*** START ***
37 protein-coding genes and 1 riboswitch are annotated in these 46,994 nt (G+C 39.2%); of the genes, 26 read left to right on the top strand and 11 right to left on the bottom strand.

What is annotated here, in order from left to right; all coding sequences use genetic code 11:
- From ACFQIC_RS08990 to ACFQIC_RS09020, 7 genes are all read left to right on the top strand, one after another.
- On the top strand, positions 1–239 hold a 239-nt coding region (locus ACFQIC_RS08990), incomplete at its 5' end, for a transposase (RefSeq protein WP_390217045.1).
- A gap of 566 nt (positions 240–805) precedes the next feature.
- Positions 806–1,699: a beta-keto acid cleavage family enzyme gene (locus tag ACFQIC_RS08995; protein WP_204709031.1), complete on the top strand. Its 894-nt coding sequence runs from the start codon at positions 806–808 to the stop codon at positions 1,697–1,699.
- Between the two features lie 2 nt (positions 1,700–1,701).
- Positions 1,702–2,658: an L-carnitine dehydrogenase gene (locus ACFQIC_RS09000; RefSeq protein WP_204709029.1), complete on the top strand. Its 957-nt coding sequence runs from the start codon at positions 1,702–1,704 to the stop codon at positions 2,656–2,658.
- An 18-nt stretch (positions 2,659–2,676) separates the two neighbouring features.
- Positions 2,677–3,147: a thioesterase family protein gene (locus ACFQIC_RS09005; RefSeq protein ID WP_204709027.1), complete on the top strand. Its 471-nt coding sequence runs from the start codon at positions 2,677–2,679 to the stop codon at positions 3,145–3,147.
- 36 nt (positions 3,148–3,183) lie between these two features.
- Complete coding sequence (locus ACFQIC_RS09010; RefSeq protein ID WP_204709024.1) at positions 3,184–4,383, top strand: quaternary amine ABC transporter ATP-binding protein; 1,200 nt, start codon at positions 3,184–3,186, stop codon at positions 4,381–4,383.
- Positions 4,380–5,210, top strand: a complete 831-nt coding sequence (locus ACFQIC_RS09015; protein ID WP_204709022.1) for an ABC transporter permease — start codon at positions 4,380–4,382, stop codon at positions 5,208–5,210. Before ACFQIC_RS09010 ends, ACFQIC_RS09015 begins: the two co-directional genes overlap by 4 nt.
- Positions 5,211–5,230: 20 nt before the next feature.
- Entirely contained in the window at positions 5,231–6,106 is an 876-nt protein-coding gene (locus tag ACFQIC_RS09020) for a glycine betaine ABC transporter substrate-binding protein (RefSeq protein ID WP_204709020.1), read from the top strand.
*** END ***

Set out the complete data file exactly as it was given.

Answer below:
37 protein-coding genes and 1 riboswitch are annotated in these 46,994 nt (G+C 39.2%); of the genes, 26 read left to right on the top strand and 11 right to left on the bottom strand.

What is annotated here, in order from left to right; all coding sequences use genetic code 11:
- From ACFQIC_RS08990 to ACFQIC_RS09020, 7 genes are all read left to right on the top strand, one after another.
- On the top strand, positions 1–239 hold a 239-nt coding region (locus ACFQIC_RS08990), incomplete at its 5' end, for a transposase (RefSeq protein WP_390217045.1).
- A gap of 566 nt (positions 240–805) precedes the next feature.
- Positions 806–1,699: a beta-keto acid cleavage family enzyme gene (locus tag ACFQIC_RS08995; protein WP_204709031.1), complete on the top strand. Its 894-nt coding sequence runs from the start codon at positions 806–808 to the stop codon at positions 1,697–1,699.
- Between the two features lie 2 nt (positions 1,700–1,701).
- Positions 1,702–2,658: an L-carnitine dehydrogenase gene (locus ACFQIC_RS09000; RefSeq protein WP_204709029.1), complete on the top strand. Its 957-nt coding sequence runs from the start codon at positions 1,702–1,704 to the stop codon at positions 2,656–2,658.
- An 18-nt stretch (positions 2,659–2,676) separates the two neighbouring features.
- Positions 2,677–3,147: a thioesterase family protein gene (locus ACFQIC_RS09005; RefSeq protein ID WP_204709027.1), complete on the top strand. Its 471-nt coding sequence runs from the start codon at positions 2,677–2,679 to the stop codon at positions 3,145–3,147.
- 36 nt (positions 3,148–3,183) lie between these two features.
- Complete coding sequence (locus ACFQIC_RS09010; RefSeq protein ID WP_204709024.1) at positions 3,184–4,383, top strand: quaternary amine ABC transporter ATP-binding protein; 1,200 nt, start codon at positions 3,184–3,186, stop codon at positions 4,381–4,383.
- Positions 4,380–5,210, top strand: a complete 831-nt coding sequence (locus ACFQIC_RS09015; protein ID WP_204709022.1) for an ABC transporter permease — start codon at positions 4,380–4,382, stop codon at positions 5,208–5,210. Before ACFQIC_RS09010 ends, ACFQIC_RS09015 begins: the two co-directional genes overlap by 4 nt.
- Positions 5,211–5,230: 20 nt before the next feature.
- Entirely contained in the window at positions 5,231–6,106 is an 876-nt protein-coding gene (locus tag ACFQIC_RS09020) for a glycine betaine ABC transporter substrate-binding protein (RefSeq protein ID WP_204709020.1), read from the top strand.